The channel originally featured a lower display line (LDL) similar to that seen on TWC at the bottom one-tenth of the screen, to display continuous weather information and inform viewers of current and forthcoming segments in tab form and the current time (the tab highlighting the segment being aired at the time cycled between the segment's title and a countdown clock). The national feed's LDL showed current conditions (denoting the sky condition, and cycling through the temperature, wind data and if applicable, apparent temperature) and daypart forecasts for 20 major U.S. cities, and the current time in all four time zones in the Contiguous U.S. The localized versions – which were keyed over the national LDL – cycled through current conditions and forecasts for cities within proximity of the metropolitan area, with the time bar corresponding to the local time zone. As part of a graphical overhaul on February 20, 2017, the LDL was replaced by a progress bar counting down the runtime of the current segment, which had previously appeared atop the LDL; the progress bar was eventually removed on March 1, 2018.
On June 26, 2018, Local Now began employing Sasha Rionda (a veteran anchor/reporter who previously worked for E!, CNN International and CNN en Español, among other news credits) as an on-air anchor to conduct certain national news and entertainment segments and provide occasional field reports. (The addition of Rionda coincided with a refresh of the app that allowed increased content selection functionality, chaptering functions, and advanced notifications and alerts.)
The service maintains a "wheel" schedule that cycles in randomized intervals of, depending on the collective length of the included segments, between 15 and 20 minutes in length. (Originally, these cycles started at approximately the top of each hour, though since June 26, 2018, the segment cycles start immediately upon the user accessing an appropriate local feed.) Some segments – particularly weather and sports segments – featured in the cycle are routinely updated throughout the hour, while others – particularly news and entertainment segments – are updated every three to six hours. Each content cycle includes the following regular segments (listed in order of broadcast):
|Weather Right Now||Incorporating forecast data supplied by The Weather Channel and modeled after the parent network's "Local on the 8s" segments, the segment – which leads each flavor cycle – details current weather conditions for the local area and the surrounding region (consisting of a sidebar of conditions from the city's main observation site, accompanying a map of observations for cities within a 125-to-200-mile (201 to 322 km) radius), as well as for four population centers within a radius between 50 and 75 miles (80 and 121 km) of the metropolitan area (aired as a separate flavor segment, "Around the Area," displayed in a text/icon layout similar in format to the "Latest Observations" product featured on Local on the 8s prior to April 2013). Separate radar loops are also shown, showing the movement of precipitation over the past three hours within respective radii of between 50 and 75 miles (80 and 121 km) and 75 and 100 miles (121 and 161 km) of the metropolitan area. As with Local on the 8s, the segment incorporates the IntelliStar's Vocal Local narration function, which assembles pre-recorded narration tracks (which are voiced by longtime TWC meteorologist Jim Cantore) for the current temperature and sky conditions.||90|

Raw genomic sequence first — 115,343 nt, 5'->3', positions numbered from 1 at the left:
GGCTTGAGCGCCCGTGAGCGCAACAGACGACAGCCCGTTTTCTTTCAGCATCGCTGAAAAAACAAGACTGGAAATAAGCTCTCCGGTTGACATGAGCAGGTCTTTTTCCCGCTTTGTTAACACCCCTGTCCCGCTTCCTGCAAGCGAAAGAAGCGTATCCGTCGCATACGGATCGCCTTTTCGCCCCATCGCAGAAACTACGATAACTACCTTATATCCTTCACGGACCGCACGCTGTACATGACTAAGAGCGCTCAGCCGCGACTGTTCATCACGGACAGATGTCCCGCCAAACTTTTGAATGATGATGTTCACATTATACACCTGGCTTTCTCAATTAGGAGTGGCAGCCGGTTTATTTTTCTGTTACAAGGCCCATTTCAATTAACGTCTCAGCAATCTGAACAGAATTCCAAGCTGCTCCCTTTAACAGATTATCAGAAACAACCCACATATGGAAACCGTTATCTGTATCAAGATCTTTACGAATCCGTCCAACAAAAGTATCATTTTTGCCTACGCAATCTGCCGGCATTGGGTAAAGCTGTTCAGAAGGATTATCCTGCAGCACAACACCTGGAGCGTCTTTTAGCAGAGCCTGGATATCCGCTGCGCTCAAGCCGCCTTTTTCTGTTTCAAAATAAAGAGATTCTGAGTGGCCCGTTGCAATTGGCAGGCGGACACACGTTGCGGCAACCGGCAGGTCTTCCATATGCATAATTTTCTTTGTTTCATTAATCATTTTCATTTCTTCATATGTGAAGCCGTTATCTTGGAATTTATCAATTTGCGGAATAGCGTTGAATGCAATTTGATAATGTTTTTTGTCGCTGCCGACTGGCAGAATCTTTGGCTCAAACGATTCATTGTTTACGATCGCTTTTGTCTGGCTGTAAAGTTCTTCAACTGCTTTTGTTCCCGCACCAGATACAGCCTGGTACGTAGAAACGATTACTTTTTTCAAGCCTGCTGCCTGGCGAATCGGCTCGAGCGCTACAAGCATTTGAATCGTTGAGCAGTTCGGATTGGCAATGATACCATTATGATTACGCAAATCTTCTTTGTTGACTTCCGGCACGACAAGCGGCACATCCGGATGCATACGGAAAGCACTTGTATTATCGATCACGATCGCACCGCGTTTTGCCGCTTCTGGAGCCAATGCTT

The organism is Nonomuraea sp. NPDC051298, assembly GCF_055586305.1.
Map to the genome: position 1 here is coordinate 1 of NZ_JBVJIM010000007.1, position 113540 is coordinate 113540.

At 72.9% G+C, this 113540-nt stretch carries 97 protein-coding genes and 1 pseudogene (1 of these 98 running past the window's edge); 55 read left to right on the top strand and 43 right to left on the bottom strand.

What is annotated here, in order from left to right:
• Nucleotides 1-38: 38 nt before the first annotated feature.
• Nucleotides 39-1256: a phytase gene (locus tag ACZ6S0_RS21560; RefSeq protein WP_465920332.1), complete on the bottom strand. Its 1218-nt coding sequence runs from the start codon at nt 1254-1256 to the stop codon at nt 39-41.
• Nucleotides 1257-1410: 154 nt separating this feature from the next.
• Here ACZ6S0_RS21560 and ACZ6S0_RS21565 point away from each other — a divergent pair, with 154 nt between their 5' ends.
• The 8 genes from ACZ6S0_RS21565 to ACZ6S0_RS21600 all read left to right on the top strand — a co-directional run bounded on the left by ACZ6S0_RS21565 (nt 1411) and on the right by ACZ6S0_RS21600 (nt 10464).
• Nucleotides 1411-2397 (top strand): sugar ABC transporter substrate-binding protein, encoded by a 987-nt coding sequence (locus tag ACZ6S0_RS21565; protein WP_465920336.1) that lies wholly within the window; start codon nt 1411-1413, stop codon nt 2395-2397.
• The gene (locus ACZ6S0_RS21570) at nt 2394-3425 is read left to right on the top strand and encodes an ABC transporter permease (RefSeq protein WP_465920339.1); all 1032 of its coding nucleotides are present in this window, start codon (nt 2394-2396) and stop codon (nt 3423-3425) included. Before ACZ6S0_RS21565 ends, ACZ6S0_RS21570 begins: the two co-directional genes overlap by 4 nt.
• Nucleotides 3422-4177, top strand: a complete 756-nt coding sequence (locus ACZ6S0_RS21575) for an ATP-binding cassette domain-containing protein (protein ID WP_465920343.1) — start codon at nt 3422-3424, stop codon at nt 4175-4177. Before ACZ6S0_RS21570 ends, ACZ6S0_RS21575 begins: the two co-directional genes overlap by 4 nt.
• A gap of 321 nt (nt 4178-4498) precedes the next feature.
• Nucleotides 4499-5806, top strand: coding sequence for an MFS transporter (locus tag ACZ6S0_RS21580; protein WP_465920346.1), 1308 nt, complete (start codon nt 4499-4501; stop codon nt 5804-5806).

|Weather||The segment – which follows the "News Now" feature – consists of a descriptive forecast (comprising detailed weather conditions, temperature and wind) for each period for the following 12- to 36-hour period (with the timeline of the forecast period set at specific times, usually around 3:00 a.m. or 3:00 p.m., with some intermediate updates depending on when The Weather Channel updates its forecasts for its television and digital platforms), and daypart forecasts for four population centers within a radius between 50 and 75 miles (80 and 121 km) of the metropolitan area (under the "Around the Area" format also used in the "Weather Right Now" segment). As with the later Weather segment, the segment incorporates the IntelliStar's Vocal Local narration function, which assembles pre-recorded narration tracks (which are voiced by longtime TWC meteorologist Jim Cantore). An adapted version for the national feed – which maintains the same format as The Weather Channel's national satellite version of "Local on the 8s" – features regional composite satellite-radar loops for the Northeastern, Southeastern, South Central, North Central, Northwestern and Southwestern United States, and a roundup of TWC-sourced forecasts for 12 major cities within the corresponding regions.
Until June 26, 2018, the segment also featured a seven-day forecast product for the main city (which was split off into a separate segment that assumed the "Next 7 Days" originally used for the "Weather" segment from Local Now's inception), and formerly included city-specific video forecasts outlining weather for the day ahead – consisting of weather conditions for the surrounding area and daypart-based hourly forecasts for the metropolitan area – presented by The Weather Channel's meteorologists during the morning and late afternoon dayparts.
|Next 7 Days||Introduced on June 26, 2018 and separated from the present "Weather" forecast segment, This segment consists of a seven-day forecast product for the main city.||30|